I see what you mean David, you're not really putting a lot of stress into a dead end on those fades.  My problem was on a hickory bow as I recall, and the short fade (1.5") and large change in width (1" to 1.75") probably did contribute to it cracking.
Lennie aka "Tom Thumbs"
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Offline the Ferret

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Re: Designing the ultimate wooden bow......
« Reply #64 on: March 03, 2005, 11:23:00 AM »
David, Lennie..isn't that abrubt change exactly what you would see in a Pyramid style bow? 1 in to 3"? i don't remember seeing particularly long transition area/fades on the pyramids I have seen.
There is always someone that knows more than you, and someone that knows less than you, so you can always learn and you can always teach

Offline tom sawyer

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Re: Designing the ultimate wooden bow......
« Reply #65 on: March 03, 2005, 11:36:00 AM »
Yep Mickey and you would want to guard against bending into those type of fades I would think.  Not a guaranteed failure but taking a chance on a crack.  A more gradual fade would be more aesthetically pleasing on a wide pyramid.  More of a diamond shape that way.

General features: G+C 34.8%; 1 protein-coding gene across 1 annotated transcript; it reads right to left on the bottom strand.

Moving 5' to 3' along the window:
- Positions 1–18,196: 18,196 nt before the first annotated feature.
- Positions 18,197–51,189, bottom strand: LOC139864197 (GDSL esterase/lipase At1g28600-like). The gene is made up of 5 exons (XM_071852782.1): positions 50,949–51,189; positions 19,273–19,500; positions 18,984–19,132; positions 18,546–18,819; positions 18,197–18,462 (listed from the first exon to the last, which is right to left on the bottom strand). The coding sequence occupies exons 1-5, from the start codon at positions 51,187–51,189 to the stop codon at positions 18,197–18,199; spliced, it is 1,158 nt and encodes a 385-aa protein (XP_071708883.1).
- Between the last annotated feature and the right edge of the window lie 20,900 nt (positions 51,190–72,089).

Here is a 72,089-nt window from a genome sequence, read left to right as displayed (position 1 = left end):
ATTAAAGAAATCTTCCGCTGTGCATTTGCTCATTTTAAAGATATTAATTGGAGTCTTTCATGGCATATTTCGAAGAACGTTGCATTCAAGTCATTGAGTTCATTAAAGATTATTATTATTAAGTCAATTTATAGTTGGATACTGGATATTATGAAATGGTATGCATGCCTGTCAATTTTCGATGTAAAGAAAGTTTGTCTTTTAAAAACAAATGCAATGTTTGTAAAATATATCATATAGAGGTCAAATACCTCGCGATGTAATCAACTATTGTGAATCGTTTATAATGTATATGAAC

Lennie aka "Tom Thumbs"
"It is better to give than receive- especially advice."  Mark Twain

Offline the Ferret

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Re: Designing the ultimate wooden bow......
« Reply #66 on: March 03, 2005, 11:40:00 AM »
Quote
Originally posted by DCM:
[QB] Very subtle and long width taper Lennie.  With good osage you don't really need "fades" per se.  If it's 7/8" at the arrow pass you ain't got far to go to get 1 3/8" max width.

David exactly..in the design I listed going from a 7/8" arrow pass to a 1 1/8" max limb width, there is really no room for a fade it's more a subtle blending from handle to limb. Looks almost like a D bow where the handle and limb are same width, but it's not.

Something not mentioned was handle depth and on the rigid handles I assume most are going for a 1 1/4 to 1 1/2" depth whereas on mine it is more like 3/4"-7/8" depth. Again dropping from a 3/4" depth to a 5/8" limb thickness does not leave any room for a dip, but again a subtle blending of handle and limb.